The tide was about right for another night on Mida Creek catching and ringing waders – 2.6m at 03:40 hrs… a bit late in the night, but not impossible to work and I’ve ringed over a 2.7m tide before and done pretty well, so figured we’d go for it. I’ve never ringed waders in Kenya in early August and I don’t think anyone else has on the coast either and I was keen to get some weight and moult data on birds which had either just arrived back from breeding in Asia or had stayed over the breeding season as first year non-breeders.
We had a two lots of visitors at the centre – the Van den Bosch siblings (& cousin Mike), and Sarah & Liz – medical students from the UK in Kenya for some work experience and now on R&R – who were keen to join us. Said from Kenya Wildlife Service (Watamu Marine Park) was also very keen to spend the night on the creek together with Tony from our ASSETS team and Rahema who’s volunteering with us currently. So we had a pretty good team to work with and headed out with gusto to put nets up before dark as per usual… only to get there and find the whole area flooded with the high tide from the afternoon! I don’t think I’ve ever ringed on such a late tide before and just hadn’t thought that of course it would be high in the afternoon just when we would be putting nets up! So it was back to Mwamba for dinner and out again at 9pm in the moonlight – which was just as well as putting nets up in pitch dark is really not very nice.
mist nets set for waders on Mida Creek – the tide has come in under the nets and we were coming to take them down at dawn
I knew it was going to be a long night as we don’t usually catch much when the tide is low and with High Tide being 3:40am we were unlikely to catch a lot – though most times we catch one or two every hour or so. Six hours later we had caught… nothing! The tide was coming in nicely however and I was confident we’d catch at least 20 maybe 30 birds… Once the water was up under the nets we headed out and sure enough there was a bird in the net… (a Greater Sandplover) and another… (Terek Sandpiper) and another… (Greenshank – yes! we catch very few of those) and another… (Terek again)… but… that was it!! Just four birds – and by now the beauty of a Mida dawn was beginning to lighten the sky and there was no chance we would catch any more.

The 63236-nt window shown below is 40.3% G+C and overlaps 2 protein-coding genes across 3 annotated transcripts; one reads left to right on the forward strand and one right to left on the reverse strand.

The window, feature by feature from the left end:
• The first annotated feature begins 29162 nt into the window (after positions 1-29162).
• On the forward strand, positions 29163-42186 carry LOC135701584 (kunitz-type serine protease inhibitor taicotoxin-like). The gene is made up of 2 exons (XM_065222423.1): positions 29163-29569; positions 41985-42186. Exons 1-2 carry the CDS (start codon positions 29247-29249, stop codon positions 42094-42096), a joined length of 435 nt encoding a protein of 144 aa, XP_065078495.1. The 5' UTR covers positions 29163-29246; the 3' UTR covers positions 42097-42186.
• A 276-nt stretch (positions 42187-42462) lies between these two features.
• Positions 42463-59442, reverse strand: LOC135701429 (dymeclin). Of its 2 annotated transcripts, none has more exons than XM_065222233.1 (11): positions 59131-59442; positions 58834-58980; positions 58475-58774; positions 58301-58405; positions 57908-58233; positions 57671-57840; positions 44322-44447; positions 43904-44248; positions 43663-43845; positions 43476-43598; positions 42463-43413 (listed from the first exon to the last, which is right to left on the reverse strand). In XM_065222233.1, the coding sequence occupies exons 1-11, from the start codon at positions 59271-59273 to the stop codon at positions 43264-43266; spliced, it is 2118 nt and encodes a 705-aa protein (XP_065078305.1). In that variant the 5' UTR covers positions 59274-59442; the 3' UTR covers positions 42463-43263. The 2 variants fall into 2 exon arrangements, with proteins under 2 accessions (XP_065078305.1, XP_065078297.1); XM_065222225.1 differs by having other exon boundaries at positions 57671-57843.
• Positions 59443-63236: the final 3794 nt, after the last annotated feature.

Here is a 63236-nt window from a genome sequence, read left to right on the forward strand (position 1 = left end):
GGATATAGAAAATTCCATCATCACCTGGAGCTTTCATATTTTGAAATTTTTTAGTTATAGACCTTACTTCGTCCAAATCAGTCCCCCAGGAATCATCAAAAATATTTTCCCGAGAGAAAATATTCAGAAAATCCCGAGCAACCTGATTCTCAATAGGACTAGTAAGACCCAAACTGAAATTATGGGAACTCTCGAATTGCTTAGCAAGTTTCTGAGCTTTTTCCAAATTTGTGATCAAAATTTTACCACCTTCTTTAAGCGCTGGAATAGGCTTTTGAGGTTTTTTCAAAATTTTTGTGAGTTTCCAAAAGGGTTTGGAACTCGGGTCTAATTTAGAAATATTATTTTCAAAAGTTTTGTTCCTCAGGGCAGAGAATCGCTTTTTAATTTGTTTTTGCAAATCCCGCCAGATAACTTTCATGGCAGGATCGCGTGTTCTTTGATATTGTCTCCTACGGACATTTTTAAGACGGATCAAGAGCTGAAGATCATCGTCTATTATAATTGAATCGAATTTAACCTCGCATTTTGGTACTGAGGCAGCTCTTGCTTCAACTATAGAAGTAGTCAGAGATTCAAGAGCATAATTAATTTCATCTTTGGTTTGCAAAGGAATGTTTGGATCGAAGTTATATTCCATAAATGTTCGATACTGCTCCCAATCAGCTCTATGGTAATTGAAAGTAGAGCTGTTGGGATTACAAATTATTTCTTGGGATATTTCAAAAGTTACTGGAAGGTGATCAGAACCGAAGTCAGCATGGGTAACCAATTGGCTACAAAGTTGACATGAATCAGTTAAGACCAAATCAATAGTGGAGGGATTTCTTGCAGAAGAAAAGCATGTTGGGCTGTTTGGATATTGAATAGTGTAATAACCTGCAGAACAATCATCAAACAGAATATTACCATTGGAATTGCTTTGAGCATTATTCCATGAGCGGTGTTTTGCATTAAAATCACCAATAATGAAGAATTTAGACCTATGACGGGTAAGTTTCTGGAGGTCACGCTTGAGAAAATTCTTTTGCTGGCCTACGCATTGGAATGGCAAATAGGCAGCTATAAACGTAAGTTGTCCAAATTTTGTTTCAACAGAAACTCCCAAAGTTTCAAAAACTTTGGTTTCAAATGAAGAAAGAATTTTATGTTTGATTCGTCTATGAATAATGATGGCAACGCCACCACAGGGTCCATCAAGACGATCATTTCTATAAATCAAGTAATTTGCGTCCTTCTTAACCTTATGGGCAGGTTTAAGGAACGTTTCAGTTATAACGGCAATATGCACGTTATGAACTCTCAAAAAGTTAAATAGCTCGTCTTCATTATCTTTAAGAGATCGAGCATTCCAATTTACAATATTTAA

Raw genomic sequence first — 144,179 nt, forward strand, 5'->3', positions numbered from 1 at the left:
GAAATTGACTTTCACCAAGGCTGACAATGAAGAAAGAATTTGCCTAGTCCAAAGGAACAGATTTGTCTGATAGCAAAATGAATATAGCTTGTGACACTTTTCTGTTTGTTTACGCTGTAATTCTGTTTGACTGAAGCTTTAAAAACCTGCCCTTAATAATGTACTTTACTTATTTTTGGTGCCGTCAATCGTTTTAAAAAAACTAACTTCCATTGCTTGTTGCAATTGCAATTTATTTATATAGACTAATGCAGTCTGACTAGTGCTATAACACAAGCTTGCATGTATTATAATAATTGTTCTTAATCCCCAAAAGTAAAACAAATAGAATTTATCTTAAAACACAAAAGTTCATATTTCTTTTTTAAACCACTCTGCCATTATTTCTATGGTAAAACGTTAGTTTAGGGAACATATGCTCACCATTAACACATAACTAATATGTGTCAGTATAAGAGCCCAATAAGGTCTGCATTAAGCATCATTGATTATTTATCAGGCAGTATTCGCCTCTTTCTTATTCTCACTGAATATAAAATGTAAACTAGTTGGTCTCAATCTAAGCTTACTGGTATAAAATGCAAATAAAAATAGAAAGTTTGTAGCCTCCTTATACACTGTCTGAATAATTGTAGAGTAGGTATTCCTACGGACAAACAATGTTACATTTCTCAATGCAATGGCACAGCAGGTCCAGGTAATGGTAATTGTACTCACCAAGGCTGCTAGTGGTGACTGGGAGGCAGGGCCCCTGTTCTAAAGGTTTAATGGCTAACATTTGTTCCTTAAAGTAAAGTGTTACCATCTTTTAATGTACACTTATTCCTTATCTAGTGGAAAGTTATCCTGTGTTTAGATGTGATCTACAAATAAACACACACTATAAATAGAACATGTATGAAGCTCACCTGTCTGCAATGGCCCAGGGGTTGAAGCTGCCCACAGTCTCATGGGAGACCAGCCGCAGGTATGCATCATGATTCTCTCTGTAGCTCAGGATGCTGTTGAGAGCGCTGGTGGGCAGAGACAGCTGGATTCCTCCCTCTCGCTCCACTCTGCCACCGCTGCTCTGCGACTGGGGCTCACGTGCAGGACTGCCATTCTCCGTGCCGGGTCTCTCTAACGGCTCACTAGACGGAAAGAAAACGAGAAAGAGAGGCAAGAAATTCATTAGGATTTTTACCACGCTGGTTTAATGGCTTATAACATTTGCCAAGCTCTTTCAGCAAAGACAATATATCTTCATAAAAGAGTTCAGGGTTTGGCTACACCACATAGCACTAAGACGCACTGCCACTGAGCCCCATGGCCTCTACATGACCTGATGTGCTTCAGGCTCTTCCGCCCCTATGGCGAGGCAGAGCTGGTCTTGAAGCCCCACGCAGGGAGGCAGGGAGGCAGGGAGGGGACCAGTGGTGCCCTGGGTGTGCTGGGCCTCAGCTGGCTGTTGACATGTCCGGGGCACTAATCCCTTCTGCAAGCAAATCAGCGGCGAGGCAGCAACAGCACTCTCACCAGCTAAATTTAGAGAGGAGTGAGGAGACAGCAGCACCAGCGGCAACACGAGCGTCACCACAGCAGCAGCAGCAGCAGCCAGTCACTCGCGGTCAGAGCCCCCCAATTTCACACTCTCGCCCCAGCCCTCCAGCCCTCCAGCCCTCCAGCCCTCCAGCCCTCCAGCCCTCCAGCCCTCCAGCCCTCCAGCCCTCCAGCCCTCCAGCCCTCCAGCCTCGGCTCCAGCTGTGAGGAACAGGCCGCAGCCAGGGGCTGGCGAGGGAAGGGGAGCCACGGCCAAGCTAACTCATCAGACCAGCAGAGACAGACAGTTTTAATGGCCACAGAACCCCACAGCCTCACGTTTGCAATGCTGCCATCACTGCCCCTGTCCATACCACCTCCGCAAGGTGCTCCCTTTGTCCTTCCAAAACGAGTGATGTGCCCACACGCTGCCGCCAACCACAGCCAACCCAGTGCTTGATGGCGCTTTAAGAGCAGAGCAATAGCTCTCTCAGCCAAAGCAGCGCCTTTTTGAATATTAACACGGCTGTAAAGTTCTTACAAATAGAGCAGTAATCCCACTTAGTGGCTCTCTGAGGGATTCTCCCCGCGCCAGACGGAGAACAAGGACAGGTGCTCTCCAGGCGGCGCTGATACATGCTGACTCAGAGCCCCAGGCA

Terek Sandpiper at Mida – by Tasso Leventis
Four birds for a whole night’s work is pretty dire… but all the same very good to have caught a Greenshank and also excellent to have even the little data on some non-breeding birds which had stayed the northern summer with us. The sandplover had fresh primaries but had also started moulting its inner primaries again and so could have been an early returning adult. The other three had ‘classic’ 1st year moult patterns of new outer primaries, freshly growing inners and old worn feathers in between.
Why had we caught so few? I realise I hadn’t taken into account that of course in August there are very few waders around yet, most not having returned from breeding grounds and so with the relatively few nets we put up (10) in a vast open space they only cover a very small percentage of area. We could have put up a lot more and thus had a greater chance of catching more. Also the late tide meant that by the time the water receded (which is when you can catch a lot of birds as they come back in to forage) it had already got light so birds could see the nets. All in all we were only ever going to catch a small number… but four?!!!
Taking nets down at dawn – from left: Mike, Tony’s arm, Peter, Said, me, Sarah – and the bird hide in the distance
It was excellent to have Said with us from KWS – dressed to kill in his lumo bright orange railway worker outfit with flourescent bands and all! – and I hope he’ll be able to come more often and I can train him in extracting birds from nets and then in ringing. The rest of the crew were great company for the long night (actually most of them slept much of the night!) and were good fun to have along as well as a help to get the nets up and take them down. Kate was wielding the camera and kindly gave me these shots for the blog which give a taste of the early morning…
The bird hide at high tide set amongst the mangroves
the team… ready for breakfast after a long 4-bird night! From left: Kate, Mike, Peter, Albert, Tony, Saran, Rehema, Liz (Said’s in front with me…)
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